Gunmen storm luxury hotel in Mali in hostage standoff
NAIROBI, Kenya — Gunmen stormed a luxury hotel in Mali’s capital on Friday with 170 guests and staff, killing at least three people and taking hostages in a city that serves as a logistics hub for French and American forces helping fight Islamist insurgents.There was no immediate claim of responsibility, and the identities or affiliation of the assailants were not clear. But Mali has faced repeated attacks from militants linked to al-Qaeda and other factions.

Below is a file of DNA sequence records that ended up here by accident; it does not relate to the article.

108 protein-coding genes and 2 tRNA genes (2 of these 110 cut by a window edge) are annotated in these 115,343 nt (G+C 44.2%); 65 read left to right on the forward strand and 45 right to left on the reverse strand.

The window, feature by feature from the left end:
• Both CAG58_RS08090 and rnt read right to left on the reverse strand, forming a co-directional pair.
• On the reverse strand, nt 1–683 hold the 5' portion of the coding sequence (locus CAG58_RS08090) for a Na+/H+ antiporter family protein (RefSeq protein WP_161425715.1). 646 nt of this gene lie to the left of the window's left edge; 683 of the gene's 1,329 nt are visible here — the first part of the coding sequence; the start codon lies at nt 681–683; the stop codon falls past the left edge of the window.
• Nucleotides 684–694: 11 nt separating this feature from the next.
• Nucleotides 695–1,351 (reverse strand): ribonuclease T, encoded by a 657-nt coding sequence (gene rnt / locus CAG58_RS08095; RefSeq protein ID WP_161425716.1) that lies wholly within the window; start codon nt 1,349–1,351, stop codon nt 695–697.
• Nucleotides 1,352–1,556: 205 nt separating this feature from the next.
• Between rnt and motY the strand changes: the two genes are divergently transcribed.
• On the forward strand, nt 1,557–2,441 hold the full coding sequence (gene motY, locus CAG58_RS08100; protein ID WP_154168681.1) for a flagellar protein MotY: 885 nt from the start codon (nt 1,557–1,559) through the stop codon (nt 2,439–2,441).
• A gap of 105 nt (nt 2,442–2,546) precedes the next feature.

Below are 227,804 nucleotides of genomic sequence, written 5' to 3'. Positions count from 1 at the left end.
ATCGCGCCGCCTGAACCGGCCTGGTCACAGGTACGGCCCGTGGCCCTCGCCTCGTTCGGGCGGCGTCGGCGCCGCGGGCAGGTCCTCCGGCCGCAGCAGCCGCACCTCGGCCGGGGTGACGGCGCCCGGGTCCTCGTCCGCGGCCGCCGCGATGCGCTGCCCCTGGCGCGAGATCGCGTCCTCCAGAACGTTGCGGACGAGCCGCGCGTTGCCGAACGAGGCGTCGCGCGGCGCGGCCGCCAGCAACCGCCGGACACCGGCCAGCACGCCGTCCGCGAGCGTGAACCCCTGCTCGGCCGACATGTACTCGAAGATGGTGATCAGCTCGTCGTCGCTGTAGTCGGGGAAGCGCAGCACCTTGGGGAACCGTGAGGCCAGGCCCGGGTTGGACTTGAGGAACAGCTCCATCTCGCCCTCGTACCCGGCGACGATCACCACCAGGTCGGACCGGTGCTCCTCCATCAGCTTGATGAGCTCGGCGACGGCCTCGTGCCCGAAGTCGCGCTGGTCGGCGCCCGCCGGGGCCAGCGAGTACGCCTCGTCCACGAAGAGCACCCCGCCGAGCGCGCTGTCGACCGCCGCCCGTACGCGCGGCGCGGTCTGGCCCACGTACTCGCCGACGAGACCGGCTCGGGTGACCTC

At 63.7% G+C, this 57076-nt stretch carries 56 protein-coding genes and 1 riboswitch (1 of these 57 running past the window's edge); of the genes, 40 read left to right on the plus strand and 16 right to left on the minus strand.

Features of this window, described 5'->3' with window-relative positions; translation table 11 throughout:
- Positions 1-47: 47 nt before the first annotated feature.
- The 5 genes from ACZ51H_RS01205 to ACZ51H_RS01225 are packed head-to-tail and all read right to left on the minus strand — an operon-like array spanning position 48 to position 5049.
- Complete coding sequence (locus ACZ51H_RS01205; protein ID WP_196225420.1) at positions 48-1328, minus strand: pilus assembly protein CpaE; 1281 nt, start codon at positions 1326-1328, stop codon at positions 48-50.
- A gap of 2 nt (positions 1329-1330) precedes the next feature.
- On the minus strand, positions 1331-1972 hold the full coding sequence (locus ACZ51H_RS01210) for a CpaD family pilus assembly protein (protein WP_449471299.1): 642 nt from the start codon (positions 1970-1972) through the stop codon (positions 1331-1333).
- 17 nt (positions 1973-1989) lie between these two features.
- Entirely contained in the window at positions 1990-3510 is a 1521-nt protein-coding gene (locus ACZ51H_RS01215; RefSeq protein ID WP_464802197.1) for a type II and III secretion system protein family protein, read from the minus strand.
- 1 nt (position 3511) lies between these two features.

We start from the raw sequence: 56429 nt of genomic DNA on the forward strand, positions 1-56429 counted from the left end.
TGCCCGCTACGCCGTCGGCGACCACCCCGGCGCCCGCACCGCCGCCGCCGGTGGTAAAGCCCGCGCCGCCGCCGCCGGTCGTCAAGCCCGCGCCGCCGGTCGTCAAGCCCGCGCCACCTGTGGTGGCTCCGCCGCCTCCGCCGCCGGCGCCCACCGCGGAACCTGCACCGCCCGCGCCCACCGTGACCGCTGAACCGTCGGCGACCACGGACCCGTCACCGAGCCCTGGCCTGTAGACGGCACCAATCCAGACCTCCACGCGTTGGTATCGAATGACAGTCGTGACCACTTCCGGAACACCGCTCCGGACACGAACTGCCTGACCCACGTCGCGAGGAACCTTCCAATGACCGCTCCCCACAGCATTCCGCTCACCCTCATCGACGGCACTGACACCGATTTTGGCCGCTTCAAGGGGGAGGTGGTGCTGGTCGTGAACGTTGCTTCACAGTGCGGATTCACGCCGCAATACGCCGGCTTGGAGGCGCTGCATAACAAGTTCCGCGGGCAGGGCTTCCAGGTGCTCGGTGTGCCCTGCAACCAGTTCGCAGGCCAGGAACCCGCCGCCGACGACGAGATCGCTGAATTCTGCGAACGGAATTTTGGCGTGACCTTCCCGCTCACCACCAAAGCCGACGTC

Security forces conducted room-by-room searches amid sporadic gunfire. U.S. military units and French commandos were dispatched to the scene.At least 80 captives managed to escape or were released by the attackers hours after the standoff begun, state TV reported in Mali. Some were reportedly freed after being able to recite the Muslim profession of faith.But the hotel operators said more than 135 people — including 125 guests — were believed held. The reason for the discrepancy in the counts was not immediately clear.Among those who reached safety were five members of a six-member Turkish Airlines crew, the company said. Air France also said its 12-member crew at the Radisson Blu hotel in Bamako was safe.Authorities drew no direct links to last week’sattacks in Paris. But Mali — home to the famous ancient city of Timbuktu — has been at the center of a French-backed effort to drive back Islamist rebels that once had control over large portions of the vast nation, which stretches from tropical West Africa to desert regions bordering Algeria.Malian army commander Modibo Nama Traore saidgunmen stormed the hotel shouting “Allahu Akbar” — “God is great” in Arabic — and then fired on the guards and began taking hostages, the Associated Press reported.At least three people were killed, the Malian military said.Radical Islamists with ties to al-Qaeda have been active in Mali for years, occupying the northern part of the country for much of 2012. Even after they were forced out by a French-led military operation, militants have waged occasional attacks, including earlier this year on a hotel in central Mali and a military base in the south.The Islamic State, meanwhile, has sought to expands it presence across North Africa and beyond though alliances with militant factions. But the Islamic State does not have significant footholds in West Africa.France’s Gendarmerie Nationale, the national police, said a team of special forces was en route to Mali. Members of the U.S. Special Operations Command for North and West Africa also were sent to the scene of the attack.“We do have some people who are assisting in the hostage recovery efforts at the hotel,” said Chuck Prichard, a spokesman for the U.S. military’s Africa command. “They helped move some of the civilians to secure locations as the Malian forces worked to remove the hostile forces from the hotel.”U.S. forces joined anti-insurgent operations in Mali several years ago. About 25 U.S. military personnel were in Bamako when the hotel was attacked, and fewer than a half-dozen were helping escort guests who had left the hotel, according to two U.S. military officials who spoke on condition of anonymity.Foreigners are often targeted in Mali. Yet militants had never before seized a target as prominent as the Radisson Blu, where foreign businessmen and diplomats are known to stay and dine.Earlier this month — before the string of attacks in Paris — the leader of Ansar Dine, one of Mali’s main Islamist groups, released a statement encouraging attacks that would “push away the aggression of the French Crusader assailant” in the former French colony.A contingent of French troops is stationed in Mali, and President François Hollande on Thursday praised the campaign against the Islamists insurgents."France is leading this war with its armed forced, its soldiers, its courage. It must carry out this war with its allies, its partners giving us all the means available, as we did in Mali, as we are going to continue in Iraq, as we will continue in Syria," he said.The Carlson Rezidor Hotel Group, which runs the 190-room hotel, said there was 30 staff and 140 guests at the time of the attack, including U.N. envoys involved in Mali peace efforts.The U.N. mission in Mali said it was “currently supporting Malian authorities and providing a security reinforcement while also deploying medical facilities in the area.” Over the past three years, the U.N. mission in Mali has been the deadliest in the world, with at least 53 members killed.The Reuters news agency reported that the gunmen had freed some hostages, including those able to recite verses from the Koran, citing a security source.One of the rescued hostages, popular Guinean singer Sékouba “Bambino” Diabate, told reporters that he hid under his bed and heard two assailants speaking in English as they searched an adjacent room.“I stayed still, hidden under the bed, not making a noise,” he said. “I heard them say in English, ‘Did you load it? Let’s go.’”Extremist violence has hit Mali repeatedly.In March, attackers reportedly shouting “Allahu Akbar” fired on a popular bar in Bamako, according to the BBC. Three Malian civilians were killed, along with a Belgian security officer working for the European Union and a French national.Two months ago, more than a dozen people — including five U.N. contractors — were killed in a 24-hour hostage siege at a hotel in Sevare in central Mali. Responsibility for that attack was claimed by Algerian jihadi leader Mokhtar Belmokhtar. The infamous one-eyed militant had also orchestrated the bloody seizure of an Algerian gas facility in 2013, where at least 100 workers were held hostage and dozens were killed.Murphy and Kaplan reported from Washington. Craig Whitlock in Washington and Liu Liu in Beijing contributed to this report.